It turns out there is a lot to be gained from matching therapy dogs with children. The results of a new study demonstrated that children not only reap the benefits of working with therapy dogs, they enjoy it too.
The study explored how children reacted while participating in a social skill-training program with therapy dogs. The research study included 22 children from the Okanagan Boys and Girls Club who took part in a series of sessions to help them build their social skills. Over six weeks, the children were accompanied by therapy dogs from UBC Okanagan’s Building Academic Retention through K9s (BARK) program as they completed lessons.
Each week the children were taught a new skill, such as introducing themselves or giving directions to others. The children would first practice with their assigned therapy dog before running through the exercise with the rest of the group. In the final phase, the children — accompanied by their new furry friend and volunteer handler — would practice their new skills with university students located in the building.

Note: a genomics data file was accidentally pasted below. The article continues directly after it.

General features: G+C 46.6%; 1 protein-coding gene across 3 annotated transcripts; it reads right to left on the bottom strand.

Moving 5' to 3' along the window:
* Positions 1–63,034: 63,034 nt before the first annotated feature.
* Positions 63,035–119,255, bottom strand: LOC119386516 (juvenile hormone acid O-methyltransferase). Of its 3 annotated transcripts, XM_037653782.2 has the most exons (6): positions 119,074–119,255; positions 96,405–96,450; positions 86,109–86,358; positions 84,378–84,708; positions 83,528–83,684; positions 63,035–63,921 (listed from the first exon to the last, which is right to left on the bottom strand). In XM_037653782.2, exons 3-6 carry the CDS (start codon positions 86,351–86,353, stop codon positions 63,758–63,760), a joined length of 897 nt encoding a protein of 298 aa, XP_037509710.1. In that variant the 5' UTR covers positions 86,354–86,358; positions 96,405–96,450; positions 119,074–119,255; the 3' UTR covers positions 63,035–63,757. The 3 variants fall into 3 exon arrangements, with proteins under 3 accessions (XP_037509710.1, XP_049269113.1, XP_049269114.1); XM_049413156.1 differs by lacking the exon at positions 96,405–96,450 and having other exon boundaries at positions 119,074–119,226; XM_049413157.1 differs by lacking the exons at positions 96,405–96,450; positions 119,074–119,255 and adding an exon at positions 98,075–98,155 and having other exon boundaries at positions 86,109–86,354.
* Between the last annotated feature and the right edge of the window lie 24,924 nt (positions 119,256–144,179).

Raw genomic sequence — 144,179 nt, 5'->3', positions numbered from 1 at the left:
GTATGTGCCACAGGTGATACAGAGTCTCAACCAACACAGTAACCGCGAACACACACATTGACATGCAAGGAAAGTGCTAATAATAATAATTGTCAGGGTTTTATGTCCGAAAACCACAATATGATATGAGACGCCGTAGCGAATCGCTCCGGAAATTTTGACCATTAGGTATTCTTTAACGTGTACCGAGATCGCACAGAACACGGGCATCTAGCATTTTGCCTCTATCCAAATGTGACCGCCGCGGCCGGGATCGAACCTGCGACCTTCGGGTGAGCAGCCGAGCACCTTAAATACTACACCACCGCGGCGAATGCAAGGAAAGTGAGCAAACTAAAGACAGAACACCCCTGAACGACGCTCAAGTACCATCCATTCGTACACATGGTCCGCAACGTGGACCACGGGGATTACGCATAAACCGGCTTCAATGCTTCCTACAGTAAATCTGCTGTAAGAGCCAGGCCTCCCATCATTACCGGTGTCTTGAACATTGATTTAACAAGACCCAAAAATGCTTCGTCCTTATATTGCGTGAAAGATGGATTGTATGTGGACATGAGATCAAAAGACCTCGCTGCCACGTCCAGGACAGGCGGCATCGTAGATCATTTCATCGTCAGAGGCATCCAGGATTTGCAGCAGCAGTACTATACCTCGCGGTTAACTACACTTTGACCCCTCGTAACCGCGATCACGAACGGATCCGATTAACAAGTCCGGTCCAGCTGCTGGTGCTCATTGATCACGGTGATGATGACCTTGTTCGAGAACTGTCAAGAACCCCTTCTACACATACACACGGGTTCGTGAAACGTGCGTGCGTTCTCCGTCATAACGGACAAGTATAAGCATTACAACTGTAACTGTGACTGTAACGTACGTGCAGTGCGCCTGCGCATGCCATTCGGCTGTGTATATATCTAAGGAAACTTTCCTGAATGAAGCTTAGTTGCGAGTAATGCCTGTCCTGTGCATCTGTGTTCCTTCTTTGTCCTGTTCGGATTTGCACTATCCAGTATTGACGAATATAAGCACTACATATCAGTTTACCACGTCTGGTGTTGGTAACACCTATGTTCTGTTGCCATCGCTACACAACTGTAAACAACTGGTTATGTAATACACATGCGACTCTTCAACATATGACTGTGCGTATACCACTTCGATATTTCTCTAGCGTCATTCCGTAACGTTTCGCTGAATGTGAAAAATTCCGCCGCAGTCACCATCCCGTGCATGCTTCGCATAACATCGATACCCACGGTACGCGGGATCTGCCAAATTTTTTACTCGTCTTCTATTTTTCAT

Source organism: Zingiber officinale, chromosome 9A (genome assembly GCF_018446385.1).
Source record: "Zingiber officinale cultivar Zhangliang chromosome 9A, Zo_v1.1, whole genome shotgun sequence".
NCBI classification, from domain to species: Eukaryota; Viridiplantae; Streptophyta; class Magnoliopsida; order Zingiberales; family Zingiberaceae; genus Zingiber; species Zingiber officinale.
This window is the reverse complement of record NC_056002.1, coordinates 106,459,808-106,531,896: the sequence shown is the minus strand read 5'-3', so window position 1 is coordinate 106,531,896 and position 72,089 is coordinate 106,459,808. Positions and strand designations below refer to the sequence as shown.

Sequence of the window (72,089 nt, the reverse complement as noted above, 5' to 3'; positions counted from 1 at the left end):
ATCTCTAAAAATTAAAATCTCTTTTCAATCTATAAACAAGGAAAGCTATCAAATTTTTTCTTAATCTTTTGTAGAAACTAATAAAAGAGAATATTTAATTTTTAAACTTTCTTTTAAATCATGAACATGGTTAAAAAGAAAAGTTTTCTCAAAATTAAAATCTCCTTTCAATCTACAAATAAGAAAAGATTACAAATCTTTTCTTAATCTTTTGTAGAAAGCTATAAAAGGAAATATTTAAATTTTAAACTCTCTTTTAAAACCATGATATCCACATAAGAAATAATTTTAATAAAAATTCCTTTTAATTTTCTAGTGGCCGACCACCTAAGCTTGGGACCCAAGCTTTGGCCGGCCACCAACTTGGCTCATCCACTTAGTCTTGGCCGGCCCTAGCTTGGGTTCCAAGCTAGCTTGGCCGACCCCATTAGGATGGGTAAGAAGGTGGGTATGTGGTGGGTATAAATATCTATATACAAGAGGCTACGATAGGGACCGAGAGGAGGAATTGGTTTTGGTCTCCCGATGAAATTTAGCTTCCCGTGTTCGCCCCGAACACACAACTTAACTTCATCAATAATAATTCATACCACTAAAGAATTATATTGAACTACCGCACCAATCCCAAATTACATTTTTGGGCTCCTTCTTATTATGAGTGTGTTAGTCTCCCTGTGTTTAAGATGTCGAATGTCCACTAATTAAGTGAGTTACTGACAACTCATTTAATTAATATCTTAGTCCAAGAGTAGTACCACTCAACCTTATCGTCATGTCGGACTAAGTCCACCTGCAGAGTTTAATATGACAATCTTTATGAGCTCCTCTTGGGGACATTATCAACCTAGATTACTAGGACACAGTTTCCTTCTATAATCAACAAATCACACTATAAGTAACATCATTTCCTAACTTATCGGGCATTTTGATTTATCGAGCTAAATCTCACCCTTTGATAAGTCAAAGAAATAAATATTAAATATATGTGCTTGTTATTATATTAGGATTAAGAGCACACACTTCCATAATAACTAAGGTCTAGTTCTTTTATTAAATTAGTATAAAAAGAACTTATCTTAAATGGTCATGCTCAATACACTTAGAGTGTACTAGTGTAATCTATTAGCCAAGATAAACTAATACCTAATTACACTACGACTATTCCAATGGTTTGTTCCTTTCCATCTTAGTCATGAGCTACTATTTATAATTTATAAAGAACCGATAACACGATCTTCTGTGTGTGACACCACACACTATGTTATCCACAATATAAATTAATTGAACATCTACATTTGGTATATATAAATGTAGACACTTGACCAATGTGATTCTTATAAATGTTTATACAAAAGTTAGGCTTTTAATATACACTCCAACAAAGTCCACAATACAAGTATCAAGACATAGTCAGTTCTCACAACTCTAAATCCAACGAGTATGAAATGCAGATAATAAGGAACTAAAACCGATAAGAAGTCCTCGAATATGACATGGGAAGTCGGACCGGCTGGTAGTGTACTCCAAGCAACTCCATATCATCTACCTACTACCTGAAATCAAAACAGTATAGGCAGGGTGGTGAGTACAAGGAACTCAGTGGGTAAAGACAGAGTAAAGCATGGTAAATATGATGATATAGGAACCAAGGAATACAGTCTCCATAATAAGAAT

Eighty-seven per cent of the team rated the children’s engagement level as very or extremely engaged during the sessions.
“Findings from our observations suggested that canine-assisted social and emotional learning initiatives can provide unique advantages. Our team saw that by interacting with the therapy dogs, the children’s moods improved and their engagement in their lessons increased.”
-Nicole Harris, School of Education
At the end of the six weeks, researchers interviewed eight children, aged 5 to 11 years old, who regularly attended the sessions. Each child indicated the social skill-training program was an enjoyable and positive experience and the dogs were a meaningful and essential part of the program.
Half of the children mentioned ways that they felt the dogs helped with their emotional well-being, with one participant crediting a dog with helping him “become more responsible and control his silliness.”
“The dogs helped create a non-threatening climate while the children were learning these new skills. We saw the children practice and hone their social skills with and alongside the dogs.”
-Dr. John-Tyler Binfet, associate professor in the School of Education and director of BARK
Journal Reference: Nicole M. Harris, John-Tyler Binfet. Exploring Children’s Perceptions of an After-School Canine-Assisted Social and Emotional Learning Program: A Case Study. Journal of Research in Childhood Education, 2020; 1 DOI: 10.1080/02568543.2020.1846643